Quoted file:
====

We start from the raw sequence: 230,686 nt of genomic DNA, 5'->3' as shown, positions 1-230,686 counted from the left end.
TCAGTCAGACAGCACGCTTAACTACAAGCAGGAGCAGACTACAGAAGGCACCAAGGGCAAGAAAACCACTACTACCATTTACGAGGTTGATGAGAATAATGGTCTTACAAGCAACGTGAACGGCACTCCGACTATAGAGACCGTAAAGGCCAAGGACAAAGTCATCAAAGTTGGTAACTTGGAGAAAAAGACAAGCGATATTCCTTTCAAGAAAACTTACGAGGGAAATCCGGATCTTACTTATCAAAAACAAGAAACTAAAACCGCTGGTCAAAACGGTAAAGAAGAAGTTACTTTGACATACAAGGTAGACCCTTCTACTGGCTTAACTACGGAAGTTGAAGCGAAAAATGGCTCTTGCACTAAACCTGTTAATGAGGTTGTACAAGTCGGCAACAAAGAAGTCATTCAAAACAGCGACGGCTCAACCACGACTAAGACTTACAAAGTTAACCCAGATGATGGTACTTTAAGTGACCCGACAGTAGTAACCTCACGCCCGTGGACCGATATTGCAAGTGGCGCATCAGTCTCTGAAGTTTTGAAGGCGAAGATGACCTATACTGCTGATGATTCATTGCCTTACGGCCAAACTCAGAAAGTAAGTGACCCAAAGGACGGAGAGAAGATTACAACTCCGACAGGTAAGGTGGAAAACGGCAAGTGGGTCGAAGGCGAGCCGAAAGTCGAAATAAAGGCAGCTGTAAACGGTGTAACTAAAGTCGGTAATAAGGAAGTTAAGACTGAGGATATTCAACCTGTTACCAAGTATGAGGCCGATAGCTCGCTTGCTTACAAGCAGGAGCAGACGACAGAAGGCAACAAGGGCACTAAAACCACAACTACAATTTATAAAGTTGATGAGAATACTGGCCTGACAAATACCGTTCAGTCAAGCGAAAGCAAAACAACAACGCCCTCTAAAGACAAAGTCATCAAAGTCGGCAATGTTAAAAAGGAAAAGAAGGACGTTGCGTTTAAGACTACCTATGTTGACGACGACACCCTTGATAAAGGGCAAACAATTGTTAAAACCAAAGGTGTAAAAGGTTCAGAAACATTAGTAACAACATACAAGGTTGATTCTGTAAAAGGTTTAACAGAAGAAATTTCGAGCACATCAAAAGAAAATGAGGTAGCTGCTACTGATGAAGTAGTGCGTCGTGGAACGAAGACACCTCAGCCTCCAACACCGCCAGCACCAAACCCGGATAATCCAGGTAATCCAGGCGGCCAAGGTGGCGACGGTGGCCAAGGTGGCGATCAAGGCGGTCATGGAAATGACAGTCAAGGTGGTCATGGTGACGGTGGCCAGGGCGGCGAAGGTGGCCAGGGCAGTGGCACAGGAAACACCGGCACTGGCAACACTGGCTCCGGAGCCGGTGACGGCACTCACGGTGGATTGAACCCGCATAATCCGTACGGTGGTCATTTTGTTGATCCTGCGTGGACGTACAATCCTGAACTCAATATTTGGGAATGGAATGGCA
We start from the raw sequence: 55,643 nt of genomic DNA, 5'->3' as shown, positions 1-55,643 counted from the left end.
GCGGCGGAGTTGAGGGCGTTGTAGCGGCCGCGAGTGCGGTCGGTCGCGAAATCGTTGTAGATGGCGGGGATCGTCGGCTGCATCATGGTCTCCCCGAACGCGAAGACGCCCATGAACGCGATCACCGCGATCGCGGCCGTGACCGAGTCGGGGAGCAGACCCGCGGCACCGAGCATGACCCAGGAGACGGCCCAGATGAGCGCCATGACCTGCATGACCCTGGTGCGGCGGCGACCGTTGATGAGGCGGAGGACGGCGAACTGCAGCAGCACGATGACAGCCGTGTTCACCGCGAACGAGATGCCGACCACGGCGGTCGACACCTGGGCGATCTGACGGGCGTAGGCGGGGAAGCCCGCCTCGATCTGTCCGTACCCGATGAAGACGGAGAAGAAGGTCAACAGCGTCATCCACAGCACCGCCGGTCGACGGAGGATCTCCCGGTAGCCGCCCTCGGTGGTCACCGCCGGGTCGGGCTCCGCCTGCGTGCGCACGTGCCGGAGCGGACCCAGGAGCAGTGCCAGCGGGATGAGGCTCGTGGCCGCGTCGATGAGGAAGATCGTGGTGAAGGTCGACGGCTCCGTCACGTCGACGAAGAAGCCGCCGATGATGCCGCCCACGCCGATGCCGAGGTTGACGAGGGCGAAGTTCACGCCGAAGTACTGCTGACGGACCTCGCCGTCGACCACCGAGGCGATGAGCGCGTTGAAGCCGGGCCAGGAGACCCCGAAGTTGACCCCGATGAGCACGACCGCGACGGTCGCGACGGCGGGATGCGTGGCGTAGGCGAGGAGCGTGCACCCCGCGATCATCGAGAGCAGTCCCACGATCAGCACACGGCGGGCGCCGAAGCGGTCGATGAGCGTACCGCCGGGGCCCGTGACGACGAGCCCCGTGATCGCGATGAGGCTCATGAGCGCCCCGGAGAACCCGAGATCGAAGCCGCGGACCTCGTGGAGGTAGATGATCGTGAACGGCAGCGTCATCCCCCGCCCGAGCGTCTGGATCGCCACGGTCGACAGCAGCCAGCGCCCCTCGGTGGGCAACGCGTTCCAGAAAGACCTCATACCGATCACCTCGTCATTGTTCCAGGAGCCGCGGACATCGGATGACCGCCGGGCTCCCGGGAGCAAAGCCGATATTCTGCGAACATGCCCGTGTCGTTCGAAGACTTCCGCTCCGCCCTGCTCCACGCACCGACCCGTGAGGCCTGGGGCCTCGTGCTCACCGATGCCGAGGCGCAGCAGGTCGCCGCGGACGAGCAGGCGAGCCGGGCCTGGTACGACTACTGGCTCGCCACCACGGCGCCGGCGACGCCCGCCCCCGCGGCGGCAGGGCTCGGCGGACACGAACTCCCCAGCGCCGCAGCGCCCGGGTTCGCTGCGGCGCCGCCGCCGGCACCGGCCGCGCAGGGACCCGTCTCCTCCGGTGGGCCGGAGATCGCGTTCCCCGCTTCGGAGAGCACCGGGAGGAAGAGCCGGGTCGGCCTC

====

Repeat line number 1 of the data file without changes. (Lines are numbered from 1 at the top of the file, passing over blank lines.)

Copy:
We start from the raw sequence: 230,686 nt of genomic DNA, 5'->3' as shown, positions 1-230,686 counted from the left end.